Genworth Financial released a survey that looks at how, why and to whom we make, keep and break promises. According to the survey, the number one reason Americans aim to keep a promise is to keep their word. It also appears that people are highly motivated by family priorities. Sixty percent of adults in the U.S. reported they keep promises to satisfy a loved one, and 59 percent to show they care. When it came to delivering on their promises, more than half of those who have ever made a promise, 65 percent, gave themselves an "A" in keeping promises. Overall, the study revealed that Americans have a strong desire to be reliable, but also found a strong commitment to being fiscally conservative in today's socioeconomic environment. Not surprisingly, women and men differ on what promises they chose to make and why they sometimes break promises, even if it's not their intention. Men more often attributed lack of time and forgetfulness as the reasons why they break promises more so than women, and women blamed finances as the culprit more than men. Men and women promised to save more and spend less in 2011; however, there were some differences in how men and women planned to do this. According to the survey, women are more likely to promise to create a budget than men, and men are more likely to save for retirement/children's education and invest than women. By working together and building on each other's strengths, couples can find ways to help each other keep their promises to their loved ones, and together reach their goals of being dependable spouses, family members, parents and friends. Below are five tips for keeping promises to a loved one:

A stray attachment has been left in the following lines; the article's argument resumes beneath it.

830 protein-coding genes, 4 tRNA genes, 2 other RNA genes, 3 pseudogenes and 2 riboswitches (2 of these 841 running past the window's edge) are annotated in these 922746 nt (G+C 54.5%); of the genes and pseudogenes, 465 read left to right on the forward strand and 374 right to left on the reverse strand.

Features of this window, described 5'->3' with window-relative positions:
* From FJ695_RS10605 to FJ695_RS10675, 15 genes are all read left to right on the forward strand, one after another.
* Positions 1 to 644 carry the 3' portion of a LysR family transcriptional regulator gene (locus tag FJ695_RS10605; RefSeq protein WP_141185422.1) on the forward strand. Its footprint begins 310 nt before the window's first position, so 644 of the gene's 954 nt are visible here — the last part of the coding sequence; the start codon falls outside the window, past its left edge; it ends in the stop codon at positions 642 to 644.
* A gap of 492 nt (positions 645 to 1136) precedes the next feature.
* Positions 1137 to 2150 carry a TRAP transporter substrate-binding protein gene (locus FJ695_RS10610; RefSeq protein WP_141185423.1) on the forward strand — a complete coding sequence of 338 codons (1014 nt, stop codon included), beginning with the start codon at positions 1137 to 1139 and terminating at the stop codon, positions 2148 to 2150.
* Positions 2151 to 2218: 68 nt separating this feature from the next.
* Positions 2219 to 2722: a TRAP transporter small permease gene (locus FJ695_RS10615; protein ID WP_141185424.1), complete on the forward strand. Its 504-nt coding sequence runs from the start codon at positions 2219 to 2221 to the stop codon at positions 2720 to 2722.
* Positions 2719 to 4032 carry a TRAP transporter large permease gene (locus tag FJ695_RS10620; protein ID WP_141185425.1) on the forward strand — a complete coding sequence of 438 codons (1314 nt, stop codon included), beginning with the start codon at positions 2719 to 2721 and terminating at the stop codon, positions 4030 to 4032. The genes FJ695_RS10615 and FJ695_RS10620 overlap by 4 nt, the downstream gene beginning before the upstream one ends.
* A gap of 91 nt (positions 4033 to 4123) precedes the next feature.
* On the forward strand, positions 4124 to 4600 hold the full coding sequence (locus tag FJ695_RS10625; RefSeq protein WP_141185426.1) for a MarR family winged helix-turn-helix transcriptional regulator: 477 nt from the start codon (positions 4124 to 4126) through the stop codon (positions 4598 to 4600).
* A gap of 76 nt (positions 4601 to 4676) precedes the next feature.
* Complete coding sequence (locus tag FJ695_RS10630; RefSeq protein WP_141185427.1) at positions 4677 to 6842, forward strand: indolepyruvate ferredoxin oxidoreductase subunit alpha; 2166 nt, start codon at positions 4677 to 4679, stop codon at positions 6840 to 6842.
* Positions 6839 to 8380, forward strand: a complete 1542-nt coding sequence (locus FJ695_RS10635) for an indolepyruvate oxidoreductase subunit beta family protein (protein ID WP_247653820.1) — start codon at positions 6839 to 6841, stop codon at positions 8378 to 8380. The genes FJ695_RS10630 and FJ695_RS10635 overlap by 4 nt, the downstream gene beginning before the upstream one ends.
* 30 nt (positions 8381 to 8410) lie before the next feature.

- Think team: Use your partner as your "promise coach." Give them permission to remind you about the promise and agree that reminders will be considered "helpful" and not "nagging."
- Create a shared need: Develop a promise that you'll be able to keep and value both for yourself and for your partner. It's important to understand what keeping the promise will mean for you both.
- Assure success: Be certain that your promise can pass the "3-R test" to assure you can keep it. Promises should be reasonable, realistic and rewarding.
- Think dependability and integrity: Make a serious commitment to what it will mean to loved ones -- that you are dependable and that you care about your word.
- Be patient but determined: If you slip up momentarily, take an inventory of what's been working well and keep reinforcing those actions. Then take a look at what you'd like to improve and make a plan for doubling up your efforts to succeed.
Disclaimer: Genworth Financial is a consulting client and I worked on this project.